Metro tweaks station design to minimise displacement, delays

Metro tweaks station design to minimise displacement, delays

Marol Naka Metro station is key to the project as it will be an interchange between the first Metro line.

To overcome stiff opposition to the Rs 23,136-crore Colaba-Bandra-Seepz Metro that could have potentially delayed the showpiece project, the Mumbai Metro Rail Corporation (MMRC) has tweaked the design of a key station along the corridor to cut the number of families to be displaced from a slum cluster in Marol.

The MMRC had earlier expected to move at least 600 families from the Chimatpada slum for the proposed Marol Naka underground station. However, after strong opposition from local residents who were insisting on rehabilitation at the same site, the MMRC reworked the station design and construction methodology to eventually bring down the number of project-affected families to about a hundred as on-site rehabilitation is difficult with the area being reserved for a recreation ground.

The Marol Naka Metro station is key to the project as it will be an interchange between the first Metro line – the 11.4-km Verso a-Andheri-Ghatkopar corridor – and the 33.5-km Colaba-Bandra-Seepz Metro.


Several transport-infrastructure projects in the city such as the Santacruz Chembur Link Road and the Milan subway rail over-bridge, among others, have been delayed due to long time taken in negotiating with and rehabilitating project-affected slum dwellers.


An official working on the Colaba-Bandra-Seepz Metro said, “We had earlier thought of constructing the station under the site of the slums because the plot is reserved as a recreation ground and the slums anyway had to be cleared by rehabilitating the people. We thought they would cooperate.”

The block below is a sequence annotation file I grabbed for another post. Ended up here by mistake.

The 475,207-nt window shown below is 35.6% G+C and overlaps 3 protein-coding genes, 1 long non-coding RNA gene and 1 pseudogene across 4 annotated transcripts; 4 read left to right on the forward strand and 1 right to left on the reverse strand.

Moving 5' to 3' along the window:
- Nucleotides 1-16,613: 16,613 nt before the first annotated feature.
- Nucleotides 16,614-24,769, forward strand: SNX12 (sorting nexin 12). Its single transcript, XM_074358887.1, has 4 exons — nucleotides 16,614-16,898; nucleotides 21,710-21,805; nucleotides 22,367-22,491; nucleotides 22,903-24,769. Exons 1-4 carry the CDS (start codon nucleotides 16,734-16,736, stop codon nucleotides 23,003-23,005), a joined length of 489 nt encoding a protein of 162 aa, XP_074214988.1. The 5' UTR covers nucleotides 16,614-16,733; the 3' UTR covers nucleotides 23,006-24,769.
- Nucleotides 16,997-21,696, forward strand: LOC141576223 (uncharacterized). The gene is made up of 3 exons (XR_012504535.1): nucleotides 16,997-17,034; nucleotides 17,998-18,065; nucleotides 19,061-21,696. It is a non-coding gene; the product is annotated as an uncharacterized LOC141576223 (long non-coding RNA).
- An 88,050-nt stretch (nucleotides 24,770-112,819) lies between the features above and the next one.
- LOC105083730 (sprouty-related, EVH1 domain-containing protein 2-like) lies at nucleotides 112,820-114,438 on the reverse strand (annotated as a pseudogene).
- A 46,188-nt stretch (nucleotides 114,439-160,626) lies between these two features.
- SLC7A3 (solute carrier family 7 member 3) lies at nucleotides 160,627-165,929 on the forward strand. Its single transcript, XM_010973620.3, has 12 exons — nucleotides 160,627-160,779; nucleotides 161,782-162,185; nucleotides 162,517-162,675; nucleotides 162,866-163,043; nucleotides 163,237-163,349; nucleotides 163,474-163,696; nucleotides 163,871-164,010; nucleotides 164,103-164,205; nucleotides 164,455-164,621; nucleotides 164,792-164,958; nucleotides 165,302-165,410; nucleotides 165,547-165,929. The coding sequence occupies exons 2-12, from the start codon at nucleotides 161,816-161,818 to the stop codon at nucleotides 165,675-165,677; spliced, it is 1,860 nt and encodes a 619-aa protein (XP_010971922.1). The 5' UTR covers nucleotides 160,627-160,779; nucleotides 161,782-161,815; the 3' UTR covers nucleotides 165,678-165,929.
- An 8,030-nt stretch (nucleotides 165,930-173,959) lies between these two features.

However, after resistance from the residents, the MMRC eventually moved the station from the south of the Andheri Kurla road to the right, to stretch on both sides of the road. “We will now be using some area of the Marol Fire Brigade, which we didn’t require under the earlier design,” he said.

Although the station is underground, the MMRC needs space for tunnelling and to construct accesses such as staircases, elevators and escalators.

Besides shifting the location, the MMRC has also changed the construction methodology for the station so that there is lesser excavation required. The MMRC had initially planned to construct the Marol Naka station using the “cut and cover” method, where a trench is excavated and roofed over. However, it has now decided to use another technology – the New Austrian Tunnelling Method – which is more suited for congested places where lesser area may be available. The method enables blasting underground by drilling a small hole on the surface, keeping the surface largely intact.

“The change in design and technology has slightly pushed up the cost of the station, but it has not had an impact on the overall project cost as the rise has been offset by a drop in the number of people to be rehabilitated, and the cost of rehabilitation,” the official said, adding the total area of the station has remained unchanged.

The Colaba-Bandra-Seepz Metro will be Mumbai’s first fully-underground Metro corridor. The line will connect business districts of Mumbai such as Nariman Point, Bandra Kurla Complex, Andheri MIDC and SEEPZ, and also provide connectivity to the Chhatrapati Shivaji International Airport. The MMRC expects to begin tunnelling early next year and has set a deadline of 2020 for completion.